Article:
CVP
    19
    PA Catheter
    13
     
    Other Anesthetics
    Fiberoptic Intubation
    12
    Caesarean Section
    43
    Geriatric
    139
    Pediatric
    86
    Mask Anesthetic
    44
    Intra-thoracic
    27
  • Admissions

    Nurse Anesthetist

    TMC School of Nurse Anesthesia admits 15-17 students annually in the summer semester (mid-May). The following are the minimum requirements for admission:

    • Bachelor of Science in Nursing (BSN) and graduation from an accredited school of nursing.
    • Registered Nursing License: Unencumbered licensure in the state of Missouri is required prior to admission.
    • Minimum one year full-time work experience or its part-time equivalent, as an RN, in a critical care setting (ICU strongly preferred).
    • Specific undergraduate coursework: General Chemistry I; Organic Chemistry I with lab (grade of B or better highly recommended); and a freestanding Health Assessment course (minimum grade of B or better prior to the first clinical course). It is strongly recommended, but not required, to have completed an undergraduate statistics (or quantitative analysis) course.
    • Graduate Record Exam: MUST BE TAKEN BY SEPTEMBER 1 OF APPLICATION YEAR. A combined verbal and quantitative (QV) score of 300 (1000 older scale) or above and an Analytical Writing (AW) score of 3.5 or greater (all scores are reviewed in relation to the overall Application). GRE must be completed within 5 years of application. OFFICIAL GRE test results must be mailed to UMKC. (The Institution code for UMKC is 6872. Contact UMKC at 816-235-2576 with any questions.) In addition, since TMC SoNA does not have a school code, the applicant must send a copy of test results to TMC School of Nurse Anesthesia. See GRE Example.
    • Basic Life Support (BLS), Advanced Cardiac Life Support (ACLS) & Pediatric Advanced Life Support (PALS): Certifications are required prior to admission.
    • Cumulative grade point average of 3.2 on a 4.0 scale: Cumulative GPA is calculated on the last 60 hours of the BSN degree. Emphasis will be placed on science and math course GPA as well.*
    • Three (3) Professional References: One (1) reference must be from an immediate supervisor. The second reference should be from a faculty professor from BSN program representing a capstone or practicum project (an additional professional reference will be considered if > 5 years since education or unable to obtain reference). The third reference should be a professional reference able to assess your professional characteristics.
    • Personal Statement: This should address your professional goals and how this program will help you achieve them (include the references you used to provide this statement). (maximum 1 page)
    • Official transcripts FROM EVERY COLLEGE/UNIVERSITY EVER ATTENDED. Official transcripts must be sent directly to the TMC School of Nurse Anesthesia.
    • Curriculum Vitae (CV)
    • Personal interview with Admissions Committee: Invitations for personal interviews will be sent in September-October of each year.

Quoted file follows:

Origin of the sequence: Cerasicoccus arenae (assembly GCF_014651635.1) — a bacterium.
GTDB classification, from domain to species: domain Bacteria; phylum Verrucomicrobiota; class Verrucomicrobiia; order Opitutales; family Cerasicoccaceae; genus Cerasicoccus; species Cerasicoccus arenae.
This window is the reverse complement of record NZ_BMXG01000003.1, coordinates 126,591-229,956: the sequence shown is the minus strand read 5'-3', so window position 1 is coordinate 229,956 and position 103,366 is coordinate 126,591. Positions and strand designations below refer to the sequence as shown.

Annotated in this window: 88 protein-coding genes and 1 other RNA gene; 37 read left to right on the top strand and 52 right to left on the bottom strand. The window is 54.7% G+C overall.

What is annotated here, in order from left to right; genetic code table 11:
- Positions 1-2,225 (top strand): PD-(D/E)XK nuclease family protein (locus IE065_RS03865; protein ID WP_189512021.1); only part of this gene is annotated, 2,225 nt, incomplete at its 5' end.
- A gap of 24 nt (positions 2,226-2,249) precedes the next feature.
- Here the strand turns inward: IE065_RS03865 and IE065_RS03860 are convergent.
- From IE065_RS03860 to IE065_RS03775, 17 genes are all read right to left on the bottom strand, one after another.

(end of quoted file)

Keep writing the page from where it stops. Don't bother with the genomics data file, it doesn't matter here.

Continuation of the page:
*Students may be admitted on probation if their grade point average is between 3.0 and 3.19.

    • The probationary status will be removed when the student has successfully completed their first nine (9) hours with a grade of B (not B- or C) or better for each course.
    • Failure to successfully complete these 9 hours the first time will result in dismissal from the program.

    *Applicants with a GPA below 3.0 using the last 60 hours of their BSN GPA:

    • Highly successful, exceptional applicants may petition the Student Affairs Committee for special consideration. The decision of the committee will be final.
      • Applicants requesting special consideration must submit the following items:
        • Graduate Record Exam results
        • Evidence of certifications obtained

    APPLICATION PROCESS:


    1. Utilize the Application Submission Checklist to ensure you complete all required steps and submit all required documents

    2. Complete the CRNA_Admissions_Application and submit in one of the following ways:
      1. Email to This email address is being protected from spambots. You need JavaScript enabled to view it.

      2. FAX to 816-404-1103, Attn: Admissions Committee, TMC School of Nurse Anesthesia

      3. Mail to Admissions Committee, TMC School of Nurse Anesthesia, 2301 Holmes Street, Kansas City, MO 64108

    3. Submit the following documents via a, b or c above:
      1. Curriculum vitae
      2. Personal statement
      3. Copy of GRE test results
      4. Copy of ACLS, BLS and PALS certifications
      5. Copy of all certifications (i.e. CCRN and TNCC) (as applicable)

    4. Print and complete the applicant portion of the Recommendation Request and submit to three references

    5. Submit $100 MONEY ORDER or CASHIER’S CHECK (made payable to TMC School of Nurse Anesthesia) to Admissions Committee, TMC School of Nurse Anesthesia.* Personal checks cannot be accepted.

    6. Request ALL official college, university and nursing school transcripts be mailed to Admissions Committee, TMC School of Nurse Anesthesia

    7. Request original GRE test results be mailed directly to UMKC. In addition, send a copy of test results to Admissions Committee, TMC School of Nurse Anesthesia.